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Early Christianity Research Paper

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It is irrefutable that christianity is one of the dominant faiths in today's society, but how did it become so successful? Christianity and the development of the Church owes its success to key figures and aspects including: The Apologist that defended the true meaning of the doctrines, Athanasius, who refuted the false teachings of Arius, the Council of Nicea that drafted a creed affirming Jesus Christ, and St. Basil who clarified the ambiguous terminology put forth by the Council of Nicaea.
Christianity started out as small and illegal movement. The First Apology states that classical philosophers believed Christianity was an atheistic and lower class religion(Placher, 33). However, Tertullian, a highly educated Roman citizen was convinced
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Christians had many unanswered questions about their religion, and to make matters worst, religious leaders had different interpretations of the scriptures. This caused deep divisions and disputes amongst Christians. One question that was very controversial was how does one distinguish between the “father” and “son.” To many people today this difference might seem technical and completely uninteresting. But for early christians this was crucial for the development of a unified Christian Church. Arius attempted to answer this controversial question by stating that “He is neither part of God, nor of any essential being.” (placer, 53) Airus believed that Jesus was divine, however he was just a regular human being seperated from God. Airus also argued that Jesus' wisdom and teachings were more important than his death and resurrection(class notes). This claim infuriated Athanasius, who stated that “Of all the other heresies which have departed from the truth it is acknowledged that they have but devised a madness”(placer, 54) Athanasius believed that Airus’ claims were not only false but sacrilegious to foundation of Christianity. Athanasius believed that he was “not a creature or work, but an offspring proper to the Father’s essence. Wherefore He is very God, existing one in essence.”(placer, 53) Athanasius made it clear that Jesus is in fact One essence with God, which meant that like God, Jesus was unbegotten. …show more content…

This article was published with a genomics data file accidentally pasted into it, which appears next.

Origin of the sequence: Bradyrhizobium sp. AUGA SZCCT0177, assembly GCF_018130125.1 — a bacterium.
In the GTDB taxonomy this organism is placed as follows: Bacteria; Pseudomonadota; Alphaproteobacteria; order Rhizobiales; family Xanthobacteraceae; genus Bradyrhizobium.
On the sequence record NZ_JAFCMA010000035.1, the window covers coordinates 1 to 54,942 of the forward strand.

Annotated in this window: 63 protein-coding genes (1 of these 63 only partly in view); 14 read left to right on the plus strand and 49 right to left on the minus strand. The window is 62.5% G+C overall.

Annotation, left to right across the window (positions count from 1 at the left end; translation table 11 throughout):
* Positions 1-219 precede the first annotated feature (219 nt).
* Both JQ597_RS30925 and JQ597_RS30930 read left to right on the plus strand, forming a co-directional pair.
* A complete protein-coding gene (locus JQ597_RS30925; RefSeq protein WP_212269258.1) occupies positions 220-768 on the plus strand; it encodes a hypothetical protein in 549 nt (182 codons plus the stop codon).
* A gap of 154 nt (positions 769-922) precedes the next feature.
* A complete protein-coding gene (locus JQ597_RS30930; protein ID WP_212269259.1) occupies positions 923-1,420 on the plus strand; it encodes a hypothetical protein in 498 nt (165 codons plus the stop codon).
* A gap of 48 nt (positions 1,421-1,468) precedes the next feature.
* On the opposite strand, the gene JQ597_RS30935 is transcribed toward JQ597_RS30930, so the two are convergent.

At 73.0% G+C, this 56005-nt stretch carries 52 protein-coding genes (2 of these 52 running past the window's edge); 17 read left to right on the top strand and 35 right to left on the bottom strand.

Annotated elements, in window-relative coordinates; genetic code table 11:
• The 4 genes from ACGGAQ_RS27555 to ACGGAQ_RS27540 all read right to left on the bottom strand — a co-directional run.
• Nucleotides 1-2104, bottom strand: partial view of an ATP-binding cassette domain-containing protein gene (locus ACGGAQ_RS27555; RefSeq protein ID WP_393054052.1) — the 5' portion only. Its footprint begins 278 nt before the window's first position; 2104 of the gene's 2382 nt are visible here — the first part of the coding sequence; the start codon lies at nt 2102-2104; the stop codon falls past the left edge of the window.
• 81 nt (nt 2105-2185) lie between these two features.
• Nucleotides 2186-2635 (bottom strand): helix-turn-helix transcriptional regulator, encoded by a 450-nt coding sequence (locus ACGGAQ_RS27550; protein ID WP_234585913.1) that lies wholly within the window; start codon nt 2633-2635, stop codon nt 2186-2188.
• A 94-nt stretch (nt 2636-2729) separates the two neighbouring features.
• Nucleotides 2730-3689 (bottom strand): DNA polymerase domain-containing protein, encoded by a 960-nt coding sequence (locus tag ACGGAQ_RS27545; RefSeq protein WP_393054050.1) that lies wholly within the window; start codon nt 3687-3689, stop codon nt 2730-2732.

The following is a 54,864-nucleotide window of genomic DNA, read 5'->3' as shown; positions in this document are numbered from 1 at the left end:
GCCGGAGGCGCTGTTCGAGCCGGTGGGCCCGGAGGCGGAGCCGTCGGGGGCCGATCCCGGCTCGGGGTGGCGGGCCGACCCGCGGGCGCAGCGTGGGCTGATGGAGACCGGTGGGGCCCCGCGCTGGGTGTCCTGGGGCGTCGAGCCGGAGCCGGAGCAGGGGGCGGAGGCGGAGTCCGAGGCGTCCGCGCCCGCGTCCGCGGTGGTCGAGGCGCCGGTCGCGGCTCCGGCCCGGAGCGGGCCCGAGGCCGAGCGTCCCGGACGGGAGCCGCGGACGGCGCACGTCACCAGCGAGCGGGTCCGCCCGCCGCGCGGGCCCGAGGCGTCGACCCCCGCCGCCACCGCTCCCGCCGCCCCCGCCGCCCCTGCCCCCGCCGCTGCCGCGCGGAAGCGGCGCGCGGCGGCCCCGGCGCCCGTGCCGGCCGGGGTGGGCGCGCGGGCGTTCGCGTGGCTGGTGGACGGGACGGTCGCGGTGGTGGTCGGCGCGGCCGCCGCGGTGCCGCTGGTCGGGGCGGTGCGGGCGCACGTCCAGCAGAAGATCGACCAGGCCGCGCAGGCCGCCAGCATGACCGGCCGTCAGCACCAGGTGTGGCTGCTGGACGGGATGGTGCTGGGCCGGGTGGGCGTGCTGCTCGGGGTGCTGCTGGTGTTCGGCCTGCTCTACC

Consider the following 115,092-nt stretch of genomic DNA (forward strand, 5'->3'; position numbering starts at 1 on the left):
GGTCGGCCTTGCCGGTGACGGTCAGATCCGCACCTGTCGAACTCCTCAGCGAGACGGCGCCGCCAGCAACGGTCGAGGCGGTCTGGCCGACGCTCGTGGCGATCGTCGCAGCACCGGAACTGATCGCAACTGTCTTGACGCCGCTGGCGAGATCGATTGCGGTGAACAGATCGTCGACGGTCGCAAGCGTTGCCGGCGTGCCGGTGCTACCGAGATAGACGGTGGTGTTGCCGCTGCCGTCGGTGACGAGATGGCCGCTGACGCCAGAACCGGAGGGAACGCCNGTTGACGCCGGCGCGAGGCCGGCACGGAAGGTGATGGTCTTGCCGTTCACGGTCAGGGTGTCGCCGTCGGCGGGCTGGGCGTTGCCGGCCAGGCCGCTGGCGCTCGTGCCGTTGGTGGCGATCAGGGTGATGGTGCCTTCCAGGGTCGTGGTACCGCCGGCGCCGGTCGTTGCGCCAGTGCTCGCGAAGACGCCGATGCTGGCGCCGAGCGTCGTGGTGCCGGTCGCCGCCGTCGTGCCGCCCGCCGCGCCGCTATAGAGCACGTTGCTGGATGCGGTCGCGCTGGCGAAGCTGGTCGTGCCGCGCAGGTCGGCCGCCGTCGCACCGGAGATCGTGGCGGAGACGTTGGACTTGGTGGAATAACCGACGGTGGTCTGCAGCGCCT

The Nicean council had the term homoousios added to the creed of Nicea which defined the relationship of Father and Son in the Trinity. Unfortunately, this term was unclear since ousia was also a synonym of the term hypostasis which means underlying reality or substance (placer, 53). St. Basil was responsible for articulating what the Trinity really meant. The challenge for St. Basil was how to create a theological language that correctly defined each divine entity and how they relate to each other. St. Basil started by attempting to clarify what hypostasis and ousia meant. He stated that “The distinction between ousia and hypostasis is the same as that between the animal and the particular man.” In other words he argues that the two terms are not synonymous and that they therefore are not to be used equally in referring to the Godhead. St. Basil’s main concern was that one should understand that Father, Son, and Holy Spirit are really distinct but essentially equal things. St. Basil’s interpretation of the trinity remains at the cornerstone for Orthodox Trinitarian theology and was therefore an important factor in the Church's

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